‘There’s no ceiling for him’: How Sam Curran became England’s T20 future

Aafter the trophy had been handed out, the medals collected, the glitter cannons fired and the players’ families waved onto the pitch, England returned to their dressing room and the focus shifted. “One thing about our team is that when we work, we work hard,” Moeen Ali said. “And when we’re not working, we also relax well.”

Moeen was one of seven members of the squad to celebrate a second World Cup victory. For their coach, Matthew Mott, it was a fourth. “If you could lose that hour right after the game and have it for the rest of your life, you’d be pretty happy,” Mott said. “For a lot of people, especially after games like that, the relief is obvious. Once you get over it, it’s just pure joy. There was a lot of pressure going into the game and there was a big release after that. Everyone sat back and reflected a little and then the music came on and the guys who wanted to party partied and we all had a blast. This team knows how to party well.”

Pretty soon Jos Buttler was standing on a table, medal still hanging around his neck, playing air guitar on the trophy; within hours the International Cricket Council had taken the probably sensible decision to remove it and leave England with a copy. Through it all, one man was at the center of the action, the proverbial life and soul. After the group was asked to leave the MCG at At 1.30am he was the one who roared up and down the aisle for the team coach as it returned them to their hotel and led the chant. Once they arrived, before the players reassembled in a private room where the celebrations continued until seven in the morning, he made sure Mott kept his promise to shave his head if England won the World Cup.

Sam Curran has become a key figure in the England team in recent months, culminating in being named player of the match and tournament after they beat Pakistan in the final, and it appeared he had no intention of quitting just to the tournament had. “He loves the occasion,” Moeen said. “He loves the big time.”

Sam Curran celebrates the dismissal of Pakistan's Mohammad Rizwan
Sam Curran celebrates the dismissal of Pakistan’s Mohammad Rizwan – his first of three in the final. Photo: Mark Baker/AP

Curran will be even harder to ignore in the coming days, assuming he fulfills his side of the bet with Mott and dyes his hair a color of the coach’s choosing. But that kind of superficial change seems unnecessary when, over the past two months, he’s already changed the way people view him. Curran made his T20 debut for England more than three years ago, but of all the matches in which he has taken two or more wickets, 67% have come in the last two months, and of those in which he has conceded fewer than seven runs. over 64% have come in the last two months. Having spent a third of England’s white-ball matches this summer on the sidelines, as he heads into winter, he is, unlike a drunken trophy, almost impossible to let go.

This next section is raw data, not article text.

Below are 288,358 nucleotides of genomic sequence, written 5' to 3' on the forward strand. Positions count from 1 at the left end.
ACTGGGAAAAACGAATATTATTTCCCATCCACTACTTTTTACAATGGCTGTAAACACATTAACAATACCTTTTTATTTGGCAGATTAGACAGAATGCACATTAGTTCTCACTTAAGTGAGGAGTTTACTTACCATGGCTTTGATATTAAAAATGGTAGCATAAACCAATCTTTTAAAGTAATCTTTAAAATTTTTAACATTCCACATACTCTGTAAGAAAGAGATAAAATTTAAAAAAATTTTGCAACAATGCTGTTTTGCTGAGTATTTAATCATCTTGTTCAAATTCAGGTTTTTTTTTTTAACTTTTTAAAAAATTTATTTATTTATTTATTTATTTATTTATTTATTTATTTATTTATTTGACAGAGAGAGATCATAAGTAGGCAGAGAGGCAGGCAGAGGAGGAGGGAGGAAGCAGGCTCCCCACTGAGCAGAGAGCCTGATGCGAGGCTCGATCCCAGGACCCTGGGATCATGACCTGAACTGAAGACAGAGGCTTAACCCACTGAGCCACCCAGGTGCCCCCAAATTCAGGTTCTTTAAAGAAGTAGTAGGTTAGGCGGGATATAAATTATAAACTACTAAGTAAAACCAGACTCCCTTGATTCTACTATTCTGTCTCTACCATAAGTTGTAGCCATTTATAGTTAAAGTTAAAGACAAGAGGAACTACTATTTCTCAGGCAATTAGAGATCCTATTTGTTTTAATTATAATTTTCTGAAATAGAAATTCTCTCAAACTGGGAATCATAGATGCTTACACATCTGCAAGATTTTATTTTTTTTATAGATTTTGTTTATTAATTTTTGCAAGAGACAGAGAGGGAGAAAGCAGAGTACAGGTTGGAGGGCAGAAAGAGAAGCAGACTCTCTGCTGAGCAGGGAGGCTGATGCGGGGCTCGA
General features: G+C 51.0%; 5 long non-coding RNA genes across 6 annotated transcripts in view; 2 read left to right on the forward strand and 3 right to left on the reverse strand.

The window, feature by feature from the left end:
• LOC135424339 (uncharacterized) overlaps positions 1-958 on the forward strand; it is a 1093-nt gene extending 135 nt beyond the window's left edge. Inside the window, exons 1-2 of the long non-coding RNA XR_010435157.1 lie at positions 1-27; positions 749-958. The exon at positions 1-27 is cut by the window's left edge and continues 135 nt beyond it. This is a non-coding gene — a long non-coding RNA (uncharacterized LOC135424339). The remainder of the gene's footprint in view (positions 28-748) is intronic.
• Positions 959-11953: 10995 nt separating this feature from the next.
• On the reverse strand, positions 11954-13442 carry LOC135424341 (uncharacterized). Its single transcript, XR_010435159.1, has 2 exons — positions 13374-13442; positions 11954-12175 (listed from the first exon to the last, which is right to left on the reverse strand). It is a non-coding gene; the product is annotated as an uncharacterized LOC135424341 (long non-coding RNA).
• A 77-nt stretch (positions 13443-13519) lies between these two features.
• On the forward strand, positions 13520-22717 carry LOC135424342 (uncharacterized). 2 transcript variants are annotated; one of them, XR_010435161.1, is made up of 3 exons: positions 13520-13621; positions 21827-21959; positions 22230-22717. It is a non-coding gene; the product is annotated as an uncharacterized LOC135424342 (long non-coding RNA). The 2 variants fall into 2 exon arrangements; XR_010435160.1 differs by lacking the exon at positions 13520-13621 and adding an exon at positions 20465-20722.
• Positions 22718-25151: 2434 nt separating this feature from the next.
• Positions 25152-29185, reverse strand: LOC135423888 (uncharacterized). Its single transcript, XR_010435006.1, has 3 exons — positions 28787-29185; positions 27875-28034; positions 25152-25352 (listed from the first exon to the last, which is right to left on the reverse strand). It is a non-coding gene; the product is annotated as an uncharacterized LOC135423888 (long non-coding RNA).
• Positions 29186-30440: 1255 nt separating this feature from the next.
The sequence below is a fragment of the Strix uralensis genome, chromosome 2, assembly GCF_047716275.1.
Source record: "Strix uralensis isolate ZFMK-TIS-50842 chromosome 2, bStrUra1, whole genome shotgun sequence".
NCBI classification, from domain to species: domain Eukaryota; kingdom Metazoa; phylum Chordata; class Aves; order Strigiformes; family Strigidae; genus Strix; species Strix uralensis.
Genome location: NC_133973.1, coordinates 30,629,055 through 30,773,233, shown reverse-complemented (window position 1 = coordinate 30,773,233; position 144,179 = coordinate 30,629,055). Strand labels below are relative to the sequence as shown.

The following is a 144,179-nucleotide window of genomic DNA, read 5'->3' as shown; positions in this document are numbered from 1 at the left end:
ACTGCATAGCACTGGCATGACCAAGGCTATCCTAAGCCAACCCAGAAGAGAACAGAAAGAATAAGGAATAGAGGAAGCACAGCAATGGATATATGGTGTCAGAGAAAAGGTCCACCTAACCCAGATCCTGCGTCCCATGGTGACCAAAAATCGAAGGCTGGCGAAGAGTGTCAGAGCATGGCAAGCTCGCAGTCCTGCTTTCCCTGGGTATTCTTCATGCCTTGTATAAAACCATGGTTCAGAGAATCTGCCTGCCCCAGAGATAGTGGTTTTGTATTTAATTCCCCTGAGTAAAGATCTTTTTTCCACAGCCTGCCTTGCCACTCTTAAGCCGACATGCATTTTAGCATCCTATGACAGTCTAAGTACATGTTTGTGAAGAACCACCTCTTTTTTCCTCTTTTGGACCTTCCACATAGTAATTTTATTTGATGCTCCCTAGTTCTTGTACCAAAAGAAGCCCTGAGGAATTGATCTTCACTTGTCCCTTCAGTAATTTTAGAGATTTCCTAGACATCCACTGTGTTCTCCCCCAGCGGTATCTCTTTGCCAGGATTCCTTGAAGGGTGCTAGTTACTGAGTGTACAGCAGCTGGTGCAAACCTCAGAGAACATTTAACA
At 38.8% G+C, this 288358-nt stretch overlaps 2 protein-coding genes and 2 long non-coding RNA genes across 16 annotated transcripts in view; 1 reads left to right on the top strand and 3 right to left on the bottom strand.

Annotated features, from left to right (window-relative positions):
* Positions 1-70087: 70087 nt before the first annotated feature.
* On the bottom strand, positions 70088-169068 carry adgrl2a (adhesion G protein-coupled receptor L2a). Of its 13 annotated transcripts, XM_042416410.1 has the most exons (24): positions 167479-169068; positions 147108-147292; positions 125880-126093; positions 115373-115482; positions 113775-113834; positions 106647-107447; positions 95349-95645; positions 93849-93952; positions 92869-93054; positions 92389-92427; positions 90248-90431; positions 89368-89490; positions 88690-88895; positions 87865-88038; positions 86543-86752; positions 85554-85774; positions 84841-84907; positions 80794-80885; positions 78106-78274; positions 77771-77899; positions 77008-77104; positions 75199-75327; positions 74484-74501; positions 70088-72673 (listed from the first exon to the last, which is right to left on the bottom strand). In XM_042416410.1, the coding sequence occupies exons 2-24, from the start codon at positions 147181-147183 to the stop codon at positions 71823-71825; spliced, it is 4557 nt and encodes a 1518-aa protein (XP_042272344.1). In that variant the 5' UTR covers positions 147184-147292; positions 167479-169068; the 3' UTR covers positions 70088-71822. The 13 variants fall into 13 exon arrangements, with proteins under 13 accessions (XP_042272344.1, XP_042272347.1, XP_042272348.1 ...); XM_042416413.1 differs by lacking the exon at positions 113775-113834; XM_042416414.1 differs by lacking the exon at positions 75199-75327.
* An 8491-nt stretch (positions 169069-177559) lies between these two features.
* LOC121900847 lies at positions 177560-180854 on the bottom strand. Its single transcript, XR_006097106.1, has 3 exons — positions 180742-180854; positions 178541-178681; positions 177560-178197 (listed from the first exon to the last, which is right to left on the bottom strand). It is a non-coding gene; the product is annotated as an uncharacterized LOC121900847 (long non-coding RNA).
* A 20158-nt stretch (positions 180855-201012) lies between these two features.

“There’s no ceiling for him,” Mott said. “I think his batting has got more into it too – he’s one of the sweetest timers of the ball we have and he’s a gun in the field as well. And apart from all the cricket, his character around the group is really infectious. He’s going to be a very, very good player for England and could go down as one of the great white balls in my opinion.”

Curran’s improvement appears to have coincided with the pre-tournament trip to Pakistan, and a conversation there with Buttler. “I think that trip really did me good,” he said. “Coming back from injury and getting six games out of seven gave me a lot of confidence. Jos sat me down to talk about where he sees my role, which was just making sure I’m available for all three phases of the game. Previously I probably bowled a lot more in the powerplay.”

Curran shows off his winner's medal
Sam Curran shows off his winner’s medal. Image: PA Wire/PA

Across the World Cup, Curran has been remarkably consistent in all phases of the game: two wickets in six overs in the powerplay (over one to six), costing 6.42 an over; nine wickets in 10.4 overs at the death (overs 16-20), costing 6.56 an over; and two wickets in five overs in between, costs 6.60. The only real blip on his stats is the single over in the semi-final against India from which Rishabh Pant and Hardik Pandya plundered 22. “He’s the kind of player there when it’s a big occasion, I think he loves it and he thrives,” said Moeen . “On the Pakistan tour he bowled a lot at the death and it just felt like, ‘This guy’s got something about him’.”

Now one of the things he has is a World Cup winner’s medal. “In the last couple of weeks I’ve actually been chatting to some of the boys who won it in 2019 and asked what it was like to win a World Cup,” said Curran. “They said it gives you that mood and how cool it is to say you’ve won a World Cup. I’m at a loss for words but to know that I’ve won a World Cup and been there – it gives you goosebumps, it’s incredible.”

Most of these players have been on the road for more than two months already, their road to the World Cup so long that when they eventually get home, Harry Brook will be going to a new house and Tymal Mills will be meeting his new baby. But no one’s life has changed as much during this tour as Sam Curran’s.

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